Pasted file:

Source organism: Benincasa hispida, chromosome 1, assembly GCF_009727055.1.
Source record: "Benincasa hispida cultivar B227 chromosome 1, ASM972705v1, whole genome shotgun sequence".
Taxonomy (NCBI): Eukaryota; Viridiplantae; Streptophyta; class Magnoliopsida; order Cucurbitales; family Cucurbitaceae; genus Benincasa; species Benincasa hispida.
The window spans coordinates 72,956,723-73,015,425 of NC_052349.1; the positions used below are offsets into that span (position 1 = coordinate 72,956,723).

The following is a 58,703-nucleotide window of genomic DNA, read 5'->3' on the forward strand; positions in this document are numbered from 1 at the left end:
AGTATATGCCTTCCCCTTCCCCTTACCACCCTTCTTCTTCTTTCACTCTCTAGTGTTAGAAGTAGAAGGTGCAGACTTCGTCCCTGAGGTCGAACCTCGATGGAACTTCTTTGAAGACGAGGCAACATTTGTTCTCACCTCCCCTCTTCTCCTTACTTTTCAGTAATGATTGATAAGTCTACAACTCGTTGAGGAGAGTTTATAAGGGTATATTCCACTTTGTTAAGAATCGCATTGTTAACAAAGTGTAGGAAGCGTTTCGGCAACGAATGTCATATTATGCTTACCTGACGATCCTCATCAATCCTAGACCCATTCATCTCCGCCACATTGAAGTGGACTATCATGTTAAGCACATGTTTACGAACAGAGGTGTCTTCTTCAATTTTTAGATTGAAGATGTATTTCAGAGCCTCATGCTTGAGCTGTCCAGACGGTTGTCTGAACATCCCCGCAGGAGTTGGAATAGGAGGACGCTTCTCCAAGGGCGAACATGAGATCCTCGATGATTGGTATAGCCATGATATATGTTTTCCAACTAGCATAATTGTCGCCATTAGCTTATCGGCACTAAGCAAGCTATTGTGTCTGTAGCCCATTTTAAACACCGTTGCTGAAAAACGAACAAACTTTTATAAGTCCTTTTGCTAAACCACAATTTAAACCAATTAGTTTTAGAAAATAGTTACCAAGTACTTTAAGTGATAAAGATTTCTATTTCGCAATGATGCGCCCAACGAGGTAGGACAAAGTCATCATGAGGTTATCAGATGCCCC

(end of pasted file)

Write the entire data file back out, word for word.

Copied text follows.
Source organism: Benincasa hispida, chromosome 1, assembly GCF_009727055.1.
Source record: "Benincasa hispida cultivar B227 chromosome 1, ASM972705v1, whole genome shotgun sequence".
Taxonomy (NCBI): Eukaryota; Viridiplantae; Streptophyta; class Magnoliopsida; order Cucurbitales; family Cucurbitaceae; genus Benincasa; species Benincasa hispida.
The window spans coordinates 72,956,723-73,015,425 of NC_052349.1; the positions used below are offsets into that span (position 1 = coordinate 72,956,723).

The following is a 58,703-nucleotide window of genomic DNA, read 5'->3' on the forward strand; positions in this document are numbered from 1 at the left end:
AGTATATGCCTTCCCCTTCCCCTTACCACCCTTCTTCTTCTTTCACTCTCTAGTGTTAGAAGTAGAAGGTGCAGACTTCGTCCCTGAGGTCGAACCTCGATGGAACTTCTTTGAAGACGAGGCAACATTTGTTCTCACCTCCCCTCTTCTCCTTACTTTTCAGTAATGATTGATAAGTCTACAACTCGTTGAGGAGAGTTTATAAGGGTATATTCCACTTTGTTAAGAATCGCATTGTTAACAAAGTGTAGGAAGCGTTTCGGCAACGAATGTCATATTATGCTTACCTGACGATCCTCATCAATCCTAGACCCATTCATCTCCGCCACATTGAAGTGGACTATCATGTTAAGCACATGTTTACGAACAGAGGTGTCTTCTTCAATTTTTAGATTGAAGATGTATTTCAGAGCCTCATGCTTGAGCTGTCCAGACGGTTGTCTGAACATCCCCGCAGGAGTTGGAATAGGAGGACGCTTCTCCAAGGGCGAACATGAGATCCTCGATGATTGGTATAGCCATGATATATGTTTTCCAACTAGCATAATTGTCGCCATTAGCTTATCGGCACTAAGCAAGCTATTGTGTCTGTAGCCCATTTTAAACACCGTTGCTGAAAAACGAACAAACTTTTATAAGTCCTTTTGCTAAACCACAATTTAAACCAATTAGTTTTAGAAAATAGTTACCAAGTACTTTAAGTGATAAAGATTTCTATTTCGCAATGATGCGCCCAACGAGGTAGGACAAAGTCATCATGAGGTTATCAGATGCCCC